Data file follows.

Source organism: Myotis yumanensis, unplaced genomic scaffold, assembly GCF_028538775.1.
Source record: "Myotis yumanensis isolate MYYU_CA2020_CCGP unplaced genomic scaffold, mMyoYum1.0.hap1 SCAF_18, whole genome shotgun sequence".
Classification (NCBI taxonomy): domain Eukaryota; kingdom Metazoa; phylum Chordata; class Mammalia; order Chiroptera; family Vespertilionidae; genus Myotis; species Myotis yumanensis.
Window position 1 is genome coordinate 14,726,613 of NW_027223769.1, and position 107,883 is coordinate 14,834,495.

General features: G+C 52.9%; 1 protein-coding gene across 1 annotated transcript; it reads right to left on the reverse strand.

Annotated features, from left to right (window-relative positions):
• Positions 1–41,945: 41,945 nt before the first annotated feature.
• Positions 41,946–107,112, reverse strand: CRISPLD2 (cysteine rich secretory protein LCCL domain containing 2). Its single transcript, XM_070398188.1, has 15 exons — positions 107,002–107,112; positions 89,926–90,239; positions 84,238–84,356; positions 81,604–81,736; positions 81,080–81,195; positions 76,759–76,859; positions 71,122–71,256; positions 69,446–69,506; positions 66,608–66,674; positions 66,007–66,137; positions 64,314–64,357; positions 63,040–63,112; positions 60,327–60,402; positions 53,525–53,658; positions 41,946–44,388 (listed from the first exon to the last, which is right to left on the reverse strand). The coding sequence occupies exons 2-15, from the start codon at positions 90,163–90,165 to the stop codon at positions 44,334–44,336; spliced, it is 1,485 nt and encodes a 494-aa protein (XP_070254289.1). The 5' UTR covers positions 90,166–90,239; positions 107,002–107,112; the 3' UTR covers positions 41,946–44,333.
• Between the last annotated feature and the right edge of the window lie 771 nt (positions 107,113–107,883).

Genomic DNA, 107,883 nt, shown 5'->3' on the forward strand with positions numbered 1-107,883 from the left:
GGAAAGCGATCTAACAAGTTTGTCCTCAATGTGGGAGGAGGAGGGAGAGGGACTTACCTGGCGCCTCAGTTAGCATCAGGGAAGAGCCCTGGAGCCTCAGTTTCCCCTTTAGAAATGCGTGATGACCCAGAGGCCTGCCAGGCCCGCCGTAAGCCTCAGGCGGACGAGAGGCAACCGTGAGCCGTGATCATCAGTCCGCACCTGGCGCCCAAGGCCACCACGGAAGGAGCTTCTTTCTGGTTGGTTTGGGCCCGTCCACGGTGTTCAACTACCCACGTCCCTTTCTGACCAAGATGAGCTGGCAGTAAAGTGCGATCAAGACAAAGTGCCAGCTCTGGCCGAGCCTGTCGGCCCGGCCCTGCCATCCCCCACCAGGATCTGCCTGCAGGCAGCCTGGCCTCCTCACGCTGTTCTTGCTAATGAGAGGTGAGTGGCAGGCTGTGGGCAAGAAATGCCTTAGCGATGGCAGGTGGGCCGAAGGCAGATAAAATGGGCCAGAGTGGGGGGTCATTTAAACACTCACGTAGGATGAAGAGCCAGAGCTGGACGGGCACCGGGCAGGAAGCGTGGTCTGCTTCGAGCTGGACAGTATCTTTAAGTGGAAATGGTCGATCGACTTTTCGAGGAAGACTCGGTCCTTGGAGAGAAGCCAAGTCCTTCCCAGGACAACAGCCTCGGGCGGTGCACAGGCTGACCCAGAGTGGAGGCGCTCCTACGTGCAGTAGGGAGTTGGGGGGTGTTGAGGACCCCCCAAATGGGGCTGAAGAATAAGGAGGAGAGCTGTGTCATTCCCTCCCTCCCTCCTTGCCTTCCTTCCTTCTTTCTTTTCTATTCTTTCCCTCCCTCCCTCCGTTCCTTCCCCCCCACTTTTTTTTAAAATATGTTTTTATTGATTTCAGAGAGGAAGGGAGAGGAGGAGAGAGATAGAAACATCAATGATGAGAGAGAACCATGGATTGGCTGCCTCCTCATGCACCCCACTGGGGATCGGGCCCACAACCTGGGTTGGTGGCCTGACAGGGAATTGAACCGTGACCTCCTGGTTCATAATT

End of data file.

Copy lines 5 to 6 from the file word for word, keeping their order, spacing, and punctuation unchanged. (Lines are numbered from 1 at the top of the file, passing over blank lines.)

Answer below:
General features: G+C 52.9%; 1 protein-coding gene across 1 annotated transcript; it reads right to left on the reverse strand.

Annotated features, from left to right (window-relative positions):